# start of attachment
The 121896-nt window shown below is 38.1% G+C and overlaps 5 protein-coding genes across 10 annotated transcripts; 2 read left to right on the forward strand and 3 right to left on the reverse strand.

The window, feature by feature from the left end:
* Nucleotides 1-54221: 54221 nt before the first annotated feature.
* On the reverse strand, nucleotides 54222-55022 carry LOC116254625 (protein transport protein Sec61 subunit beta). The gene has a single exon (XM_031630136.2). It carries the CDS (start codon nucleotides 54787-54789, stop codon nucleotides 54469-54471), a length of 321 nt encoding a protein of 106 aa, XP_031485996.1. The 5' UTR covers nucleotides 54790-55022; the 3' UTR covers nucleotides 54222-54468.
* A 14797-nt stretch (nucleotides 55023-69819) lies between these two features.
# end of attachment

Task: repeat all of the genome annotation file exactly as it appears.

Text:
The 121896-nt window shown below is 38.1% G+C and overlaps 5 protein-coding genes across 10 annotated transcripts; 2 read left to right on the forward strand and 3 right to left on the reverse strand.

The window, feature by feature from the left end:
* Nucleotides 1-54221: 54221 nt before the first annotated feature.
* On the reverse strand, nucleotides 54222-55022 carry LOC116254625 (protein transport protein Sec61 subunit beta). The gene has a single exon (XM_031630136.2). It carries the CDS (start codon nucleotides 54787-54789, stop codon nucleotides 54469-54471), a length of 321 nt encoding a protein of 106 aa, XP_031485996.1. The 5' UTR covers nucleotides 54790-55022; the 3' UTR covers nucleotides 54222-54468.
* A 14797-nt stretch (nucleotides 55023-69819) lies between these two features.